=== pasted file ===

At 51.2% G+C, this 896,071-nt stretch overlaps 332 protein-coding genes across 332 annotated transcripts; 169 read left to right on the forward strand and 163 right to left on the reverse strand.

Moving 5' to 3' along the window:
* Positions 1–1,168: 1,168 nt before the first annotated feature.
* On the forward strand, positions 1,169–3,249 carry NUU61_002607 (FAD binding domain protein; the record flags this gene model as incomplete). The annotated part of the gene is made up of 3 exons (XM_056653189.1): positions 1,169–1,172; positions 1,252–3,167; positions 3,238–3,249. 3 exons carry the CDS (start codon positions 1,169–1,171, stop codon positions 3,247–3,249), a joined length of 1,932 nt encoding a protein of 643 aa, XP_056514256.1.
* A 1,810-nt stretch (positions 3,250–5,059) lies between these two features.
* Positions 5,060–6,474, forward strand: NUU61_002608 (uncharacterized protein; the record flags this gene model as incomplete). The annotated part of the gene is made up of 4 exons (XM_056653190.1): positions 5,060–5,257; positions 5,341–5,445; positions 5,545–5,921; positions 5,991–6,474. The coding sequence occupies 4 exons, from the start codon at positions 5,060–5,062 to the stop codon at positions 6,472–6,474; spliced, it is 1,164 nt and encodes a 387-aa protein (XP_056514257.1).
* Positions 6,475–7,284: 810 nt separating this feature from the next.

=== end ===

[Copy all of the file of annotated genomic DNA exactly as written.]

At 51.2% G+C, this 896,071-nt stretch overlaps 332 protein-coding genes across 332 annotated transcripts; 169 read left to right on the forward strand and 163 right to left on the reverse strand.

Moving 5' to 3' along the window:
* Positions 1–1,168: 1,168 nt before the first annotated feature.
* On the forward strand, positions 1,169–3,249 carry NUU61_002607 (FAD binding domain protein; the record flags this gene model as incomplete). The annotated part of the gene is made up of 3 exons (XM_056653189.1): positions 1,169–1,172; positions 1,252–3,167; positions 3,238–3,249. 3 exons carry the CDS (start codon positions 1,169–1,171, stop codon positions 3,247–3,249), a joined length of 1,932 nt encoding a protein of 643 aa, XP_056514256.1.
* A 1,810-nt stretch (positions 3,250–5,059) lies between these two features.
* Positions 5,060–6,474, forward strand: NUU61_002608 (uncharacterized protein; the record flags this gene model as incomplete). The annotated part of the gene is made up of 4 exons (XM_056653190.1): positions 5,060–5,257; positions 5,341–5,445; positions 5,545–5,921; positions 5,991–6,474. The coding sequence occupies 4 exons, from the start codon at positions 5,060–5,062 to the stop codon at positions 6,472–6,474; spliced, it is 1,164 nt and encodes a 387-aa protein (XP_056514257.1).
* Positions 6,475–7,284: 810 nt separating this feature from the next.